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Programmable Folding of Droplet Colloidomers

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If you have a question about this talk, please contact Lisa Masters. Meeting ID: 971 8975 0171 Passcode: 320880

The cutting edge of materials science consists of self-organizing matter into desired, reconfigurable shapes to perform wide-ranging functions. The past decade has witnessed major innovations in the versatility of the building blocks, ranging from DNA and RNA on the nanoscale, through designer colloids, to handshaking materials on the macroscale. As in a jigsaw puzzle, one can reliably self-assemble structures with an arbitrary shape if all the pieces are distinct, but simpler systems with fewer species have so far been limited to the assembly of exotic crystals. Inspired by Nature’s strategy of folding biopolymers into specific protein and RNA structures, here we introduce a model system of alternating droplet chains (ABAB…) with programmable DNA interactions that fold downhill into unique geometries, i.e., foldamers, in 2D. Combining experiments, simulations and theory, we show that optimizing the order in which secondary interactions are switched on selects a dozen out of 619 folded geometries with a near-perfect yield in chains up to N=13 droplets. Randomizing droplet sequence and adding a third flavor improves the folding success rate to more than half of all geometries, outlining the limits of a minimal folding alphabet. These supracolloids can in turn interact to make more complex architectures, such as dimers, tubules and mosaics, seeding a new generation of life-like materials. Our results are independent of dynamics and therefore apply to polymeric materials with hierarchical interactions on all length scales, from organic molecules all the way to Rubik’s snakes.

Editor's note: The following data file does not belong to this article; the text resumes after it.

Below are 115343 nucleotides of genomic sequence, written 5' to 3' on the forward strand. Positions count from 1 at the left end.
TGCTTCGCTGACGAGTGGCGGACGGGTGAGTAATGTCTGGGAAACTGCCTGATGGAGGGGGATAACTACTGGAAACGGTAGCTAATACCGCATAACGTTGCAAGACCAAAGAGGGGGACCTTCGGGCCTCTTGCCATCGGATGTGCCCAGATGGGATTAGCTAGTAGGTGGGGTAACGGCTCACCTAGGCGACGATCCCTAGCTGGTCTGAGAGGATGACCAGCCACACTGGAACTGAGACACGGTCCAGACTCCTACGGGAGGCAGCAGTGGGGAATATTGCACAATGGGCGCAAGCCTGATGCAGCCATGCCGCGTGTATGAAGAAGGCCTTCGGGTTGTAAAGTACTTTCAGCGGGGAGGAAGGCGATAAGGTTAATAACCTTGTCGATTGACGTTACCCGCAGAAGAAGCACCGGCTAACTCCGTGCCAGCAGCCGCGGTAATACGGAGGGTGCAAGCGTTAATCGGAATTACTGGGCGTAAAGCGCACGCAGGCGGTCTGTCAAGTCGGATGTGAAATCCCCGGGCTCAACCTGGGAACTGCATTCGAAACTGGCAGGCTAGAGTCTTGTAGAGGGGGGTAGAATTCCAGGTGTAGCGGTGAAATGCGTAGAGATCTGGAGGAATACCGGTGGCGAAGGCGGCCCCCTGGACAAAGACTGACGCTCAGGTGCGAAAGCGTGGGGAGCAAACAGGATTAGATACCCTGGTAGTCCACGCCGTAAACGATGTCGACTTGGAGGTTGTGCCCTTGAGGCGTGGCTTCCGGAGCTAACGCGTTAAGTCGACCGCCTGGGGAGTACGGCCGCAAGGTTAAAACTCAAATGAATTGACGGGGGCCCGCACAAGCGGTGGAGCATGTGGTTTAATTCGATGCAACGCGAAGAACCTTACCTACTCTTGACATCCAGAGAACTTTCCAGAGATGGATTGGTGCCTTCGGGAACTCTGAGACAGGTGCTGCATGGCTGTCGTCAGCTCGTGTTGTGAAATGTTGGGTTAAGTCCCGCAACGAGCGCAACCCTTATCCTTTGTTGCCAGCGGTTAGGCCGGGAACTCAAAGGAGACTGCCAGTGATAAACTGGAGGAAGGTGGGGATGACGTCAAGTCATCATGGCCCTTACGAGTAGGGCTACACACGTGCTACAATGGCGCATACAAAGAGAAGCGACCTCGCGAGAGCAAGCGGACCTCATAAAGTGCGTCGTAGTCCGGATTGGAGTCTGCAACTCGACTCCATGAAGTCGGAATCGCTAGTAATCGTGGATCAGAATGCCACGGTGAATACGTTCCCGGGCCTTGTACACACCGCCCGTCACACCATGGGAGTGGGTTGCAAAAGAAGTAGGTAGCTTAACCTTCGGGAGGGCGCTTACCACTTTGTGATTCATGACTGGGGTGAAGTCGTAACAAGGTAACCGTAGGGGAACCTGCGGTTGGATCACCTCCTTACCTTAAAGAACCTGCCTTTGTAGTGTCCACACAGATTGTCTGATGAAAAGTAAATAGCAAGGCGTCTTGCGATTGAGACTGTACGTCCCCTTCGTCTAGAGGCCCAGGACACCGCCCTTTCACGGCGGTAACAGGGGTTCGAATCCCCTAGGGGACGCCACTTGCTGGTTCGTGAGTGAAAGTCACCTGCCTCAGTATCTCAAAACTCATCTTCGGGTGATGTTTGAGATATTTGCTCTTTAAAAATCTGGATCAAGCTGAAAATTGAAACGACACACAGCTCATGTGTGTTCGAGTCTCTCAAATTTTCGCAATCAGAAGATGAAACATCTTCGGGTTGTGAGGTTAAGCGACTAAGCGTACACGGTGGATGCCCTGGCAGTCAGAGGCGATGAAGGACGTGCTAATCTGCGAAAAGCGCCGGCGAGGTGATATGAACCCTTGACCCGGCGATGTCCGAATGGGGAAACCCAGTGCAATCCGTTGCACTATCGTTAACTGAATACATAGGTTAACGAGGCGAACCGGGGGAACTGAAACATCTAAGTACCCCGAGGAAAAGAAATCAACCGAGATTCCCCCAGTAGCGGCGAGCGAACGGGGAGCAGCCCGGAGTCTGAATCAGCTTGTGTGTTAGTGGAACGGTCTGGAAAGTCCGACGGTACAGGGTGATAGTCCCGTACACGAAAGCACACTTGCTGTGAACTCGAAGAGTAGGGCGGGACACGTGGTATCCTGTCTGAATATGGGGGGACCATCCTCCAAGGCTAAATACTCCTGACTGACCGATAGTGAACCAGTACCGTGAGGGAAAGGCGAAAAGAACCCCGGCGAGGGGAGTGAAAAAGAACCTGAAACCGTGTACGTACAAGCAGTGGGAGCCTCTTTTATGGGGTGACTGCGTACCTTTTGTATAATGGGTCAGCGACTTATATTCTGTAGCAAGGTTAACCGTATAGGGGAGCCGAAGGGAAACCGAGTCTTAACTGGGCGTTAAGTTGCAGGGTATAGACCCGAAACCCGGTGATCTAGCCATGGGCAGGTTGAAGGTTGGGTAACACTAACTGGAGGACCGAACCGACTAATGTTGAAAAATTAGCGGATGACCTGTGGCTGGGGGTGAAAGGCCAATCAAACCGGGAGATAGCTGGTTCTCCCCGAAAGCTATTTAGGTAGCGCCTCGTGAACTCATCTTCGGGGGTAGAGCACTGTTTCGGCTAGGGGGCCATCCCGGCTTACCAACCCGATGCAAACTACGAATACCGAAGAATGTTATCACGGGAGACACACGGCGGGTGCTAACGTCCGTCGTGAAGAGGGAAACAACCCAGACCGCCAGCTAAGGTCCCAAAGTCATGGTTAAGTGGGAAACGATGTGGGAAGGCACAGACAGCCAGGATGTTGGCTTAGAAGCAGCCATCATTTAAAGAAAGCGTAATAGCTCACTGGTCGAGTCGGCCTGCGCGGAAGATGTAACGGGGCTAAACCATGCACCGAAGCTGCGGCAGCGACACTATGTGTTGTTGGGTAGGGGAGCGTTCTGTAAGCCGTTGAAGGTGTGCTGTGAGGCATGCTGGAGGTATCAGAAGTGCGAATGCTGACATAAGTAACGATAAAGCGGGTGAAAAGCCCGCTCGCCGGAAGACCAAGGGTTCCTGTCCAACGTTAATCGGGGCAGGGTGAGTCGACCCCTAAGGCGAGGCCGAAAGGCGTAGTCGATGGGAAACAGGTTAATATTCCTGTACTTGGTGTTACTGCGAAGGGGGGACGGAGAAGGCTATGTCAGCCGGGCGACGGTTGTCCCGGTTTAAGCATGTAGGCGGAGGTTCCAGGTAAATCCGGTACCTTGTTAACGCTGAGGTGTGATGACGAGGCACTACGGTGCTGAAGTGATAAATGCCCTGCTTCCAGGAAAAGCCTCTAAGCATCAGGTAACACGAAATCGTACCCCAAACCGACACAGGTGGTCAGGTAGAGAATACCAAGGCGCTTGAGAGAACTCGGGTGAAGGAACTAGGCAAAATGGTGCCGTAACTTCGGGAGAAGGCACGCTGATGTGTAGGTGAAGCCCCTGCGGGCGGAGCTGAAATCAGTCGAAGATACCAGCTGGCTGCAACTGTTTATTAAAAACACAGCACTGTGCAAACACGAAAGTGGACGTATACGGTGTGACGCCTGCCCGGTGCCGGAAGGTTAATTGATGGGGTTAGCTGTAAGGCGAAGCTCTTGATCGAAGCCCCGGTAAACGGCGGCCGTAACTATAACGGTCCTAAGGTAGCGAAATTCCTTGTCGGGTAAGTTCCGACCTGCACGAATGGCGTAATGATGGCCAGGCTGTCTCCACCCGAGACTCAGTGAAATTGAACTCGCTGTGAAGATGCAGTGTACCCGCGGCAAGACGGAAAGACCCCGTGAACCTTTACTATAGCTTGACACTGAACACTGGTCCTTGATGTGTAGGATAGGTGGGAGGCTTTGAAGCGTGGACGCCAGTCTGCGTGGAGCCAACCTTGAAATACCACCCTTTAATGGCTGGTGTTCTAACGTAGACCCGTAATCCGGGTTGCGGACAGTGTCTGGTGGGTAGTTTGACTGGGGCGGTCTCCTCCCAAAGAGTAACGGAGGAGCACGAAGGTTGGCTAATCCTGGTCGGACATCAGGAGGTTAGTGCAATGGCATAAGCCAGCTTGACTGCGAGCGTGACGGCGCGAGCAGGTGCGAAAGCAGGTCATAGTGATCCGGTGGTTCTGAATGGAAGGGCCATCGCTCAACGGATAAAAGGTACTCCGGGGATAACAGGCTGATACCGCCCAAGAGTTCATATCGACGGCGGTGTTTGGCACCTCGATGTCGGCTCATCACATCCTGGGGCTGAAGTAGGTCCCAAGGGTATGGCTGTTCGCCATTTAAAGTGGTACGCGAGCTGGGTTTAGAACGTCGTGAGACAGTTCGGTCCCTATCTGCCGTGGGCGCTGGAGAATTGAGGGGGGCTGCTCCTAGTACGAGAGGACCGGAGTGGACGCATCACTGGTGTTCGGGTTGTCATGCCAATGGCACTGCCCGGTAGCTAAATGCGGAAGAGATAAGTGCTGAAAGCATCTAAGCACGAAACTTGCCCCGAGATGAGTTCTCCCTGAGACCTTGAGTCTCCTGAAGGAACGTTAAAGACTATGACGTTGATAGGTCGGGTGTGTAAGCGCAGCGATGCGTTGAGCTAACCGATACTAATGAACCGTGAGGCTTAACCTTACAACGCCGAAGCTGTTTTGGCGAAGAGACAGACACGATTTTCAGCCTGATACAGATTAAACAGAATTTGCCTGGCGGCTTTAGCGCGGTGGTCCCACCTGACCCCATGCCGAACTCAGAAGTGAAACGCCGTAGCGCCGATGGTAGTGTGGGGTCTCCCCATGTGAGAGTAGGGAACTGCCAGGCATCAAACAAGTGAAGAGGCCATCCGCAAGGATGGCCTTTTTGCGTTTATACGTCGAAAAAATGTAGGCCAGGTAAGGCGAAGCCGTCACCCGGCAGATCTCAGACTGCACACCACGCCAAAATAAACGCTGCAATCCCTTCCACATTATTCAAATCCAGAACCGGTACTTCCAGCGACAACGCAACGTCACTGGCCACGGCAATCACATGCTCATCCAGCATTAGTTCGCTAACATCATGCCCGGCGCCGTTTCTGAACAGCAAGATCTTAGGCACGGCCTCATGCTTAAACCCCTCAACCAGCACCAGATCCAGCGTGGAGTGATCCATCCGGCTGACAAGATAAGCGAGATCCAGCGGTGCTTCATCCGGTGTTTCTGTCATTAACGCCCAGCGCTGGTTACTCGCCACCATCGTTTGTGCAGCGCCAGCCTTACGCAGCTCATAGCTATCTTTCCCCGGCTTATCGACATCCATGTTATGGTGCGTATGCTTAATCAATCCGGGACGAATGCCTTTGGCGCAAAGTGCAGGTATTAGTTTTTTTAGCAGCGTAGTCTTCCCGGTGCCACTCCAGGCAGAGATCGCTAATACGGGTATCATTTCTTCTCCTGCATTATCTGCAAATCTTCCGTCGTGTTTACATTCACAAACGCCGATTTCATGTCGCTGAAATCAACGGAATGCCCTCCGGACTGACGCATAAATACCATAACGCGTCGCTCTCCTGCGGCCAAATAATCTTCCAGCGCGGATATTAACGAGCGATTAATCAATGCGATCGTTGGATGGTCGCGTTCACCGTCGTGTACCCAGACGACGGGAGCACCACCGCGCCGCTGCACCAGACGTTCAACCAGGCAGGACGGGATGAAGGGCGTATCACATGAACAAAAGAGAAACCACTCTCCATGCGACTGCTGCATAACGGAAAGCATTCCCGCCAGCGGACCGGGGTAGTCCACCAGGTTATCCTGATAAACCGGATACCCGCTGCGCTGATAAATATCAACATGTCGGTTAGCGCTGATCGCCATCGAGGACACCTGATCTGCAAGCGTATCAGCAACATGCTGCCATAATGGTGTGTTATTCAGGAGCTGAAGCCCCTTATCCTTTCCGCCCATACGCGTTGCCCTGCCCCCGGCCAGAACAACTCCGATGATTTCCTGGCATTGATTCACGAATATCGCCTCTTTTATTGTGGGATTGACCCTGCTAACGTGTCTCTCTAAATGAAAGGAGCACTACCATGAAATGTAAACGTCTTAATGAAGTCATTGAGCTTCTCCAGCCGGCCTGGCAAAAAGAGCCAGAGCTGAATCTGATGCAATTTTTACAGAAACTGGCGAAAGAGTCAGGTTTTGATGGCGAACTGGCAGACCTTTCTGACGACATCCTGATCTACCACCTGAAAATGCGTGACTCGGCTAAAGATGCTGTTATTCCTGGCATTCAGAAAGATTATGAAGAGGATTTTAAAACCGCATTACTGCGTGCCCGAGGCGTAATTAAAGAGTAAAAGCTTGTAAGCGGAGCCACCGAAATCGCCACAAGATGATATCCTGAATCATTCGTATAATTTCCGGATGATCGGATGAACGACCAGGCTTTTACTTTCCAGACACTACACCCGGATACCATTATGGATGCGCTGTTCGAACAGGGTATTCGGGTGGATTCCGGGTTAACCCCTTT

This talk is part of the Theory - Chemistry Research Interest Group series.

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